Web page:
The Cape clawless otter (Aonyx Capensis) derives its name from the fact that its front feet are adapted to digging and therefore clawless. The hind feet are partly webbed with three claws on each foot.
They are the most widely distributed otter species in southern Africa, living in all the major river systems and many of the minor watercourses. Freshwater is an essential habitat requirement, according to a conservation assessment of Aonyx capensis, not only for drinking but also because otters do not have a subcutaneous layer of fat and therefore have to rinse their dense fur for thermoregulation.
Cape clawless otters are quite large, growing up to two meters tall and weighing between 10 kg and 21 kg. Their lips, chin, throat, ears and upper chest are white, with long grey-white whiskers and light to dark brown fur that appears black when wet. Their tails, which can be up to 50 cm long, are used to support them when they sit on their hind legs and to propel them through the water when swimming. They arch their back when walking on land.
Cape Clawless Otters, are generally solitary animals that live within a territory with family groups of up to five individuals. Each individual has their own home range and keeps to themselves until the breeding season in December.
About one to three pups are born after a two month gestation period. The pups are raised by their mothers and stay with her until they reach sexual maturity when they are a year old. The pups are weaned when they are about 60 days old.
Killing and Feeding Pattern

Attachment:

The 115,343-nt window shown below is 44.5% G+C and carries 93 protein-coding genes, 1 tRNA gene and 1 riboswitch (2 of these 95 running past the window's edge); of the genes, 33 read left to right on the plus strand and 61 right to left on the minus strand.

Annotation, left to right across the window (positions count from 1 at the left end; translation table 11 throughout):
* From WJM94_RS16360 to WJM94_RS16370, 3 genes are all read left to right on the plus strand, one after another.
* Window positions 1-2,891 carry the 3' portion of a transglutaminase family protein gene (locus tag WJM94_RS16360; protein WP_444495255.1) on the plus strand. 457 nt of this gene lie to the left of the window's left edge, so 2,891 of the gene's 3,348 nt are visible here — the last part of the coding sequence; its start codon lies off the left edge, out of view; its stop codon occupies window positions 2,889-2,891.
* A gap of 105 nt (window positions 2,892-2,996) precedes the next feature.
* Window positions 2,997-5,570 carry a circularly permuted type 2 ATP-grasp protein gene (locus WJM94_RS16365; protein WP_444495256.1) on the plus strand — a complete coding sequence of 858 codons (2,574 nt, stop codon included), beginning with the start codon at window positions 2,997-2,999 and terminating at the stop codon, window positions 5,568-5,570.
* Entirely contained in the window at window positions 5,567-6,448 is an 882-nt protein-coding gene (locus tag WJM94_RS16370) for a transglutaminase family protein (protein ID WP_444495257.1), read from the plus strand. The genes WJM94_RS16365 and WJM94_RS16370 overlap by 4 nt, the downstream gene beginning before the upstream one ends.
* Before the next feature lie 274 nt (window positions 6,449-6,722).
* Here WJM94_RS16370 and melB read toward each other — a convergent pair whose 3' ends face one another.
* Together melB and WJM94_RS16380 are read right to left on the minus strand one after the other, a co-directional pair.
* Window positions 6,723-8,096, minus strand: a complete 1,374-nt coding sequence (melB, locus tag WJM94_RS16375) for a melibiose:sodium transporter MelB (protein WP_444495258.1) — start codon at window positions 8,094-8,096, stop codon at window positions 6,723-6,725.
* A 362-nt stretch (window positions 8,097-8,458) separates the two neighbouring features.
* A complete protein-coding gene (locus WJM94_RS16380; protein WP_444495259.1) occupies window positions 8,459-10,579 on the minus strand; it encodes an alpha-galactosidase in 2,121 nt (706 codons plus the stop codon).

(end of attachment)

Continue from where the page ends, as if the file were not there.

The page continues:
Cape Clawless Otters are most active at dawn and dusk, depending on where they live. In the Drakensberg, for example, they are often seen foraging from mid-afternoon, whereas they are more active at night to avoid contact with humans and dogs in unprotected areas in the Cape Peninsula and Gauteng. Hunting may, however, be done at any time of the day.
They usually live on small prey, such as fish, crabs, frogs or insects, but may become a nuisance on poultry or fish farms where they will often kill more animals than needed. Lambs may also fall victim to Cape clawless otters, with the prey usually suffocating to death after its nose has been bitten off. The otters may feed on the nose, ears and lips of the lamb and sometimes also the chest.
Farmers are advised, by the Predation Management Forum's manual, to prevent losses with wire netting to a height of a metre, as well as electric fencing placed about 45 cm from the ground. Kraaling at night, the use of a shepherd and guard animals may also help to keep vulnerable animals safe.
Farmers should inquire about a permit from the relevant authorities if they want to catch an otter with a cage trap. The manual advises farmers to put a tennis ball in the cage to keep the otters busy when they are caught to prevent injuries.
By Glenneis Kriel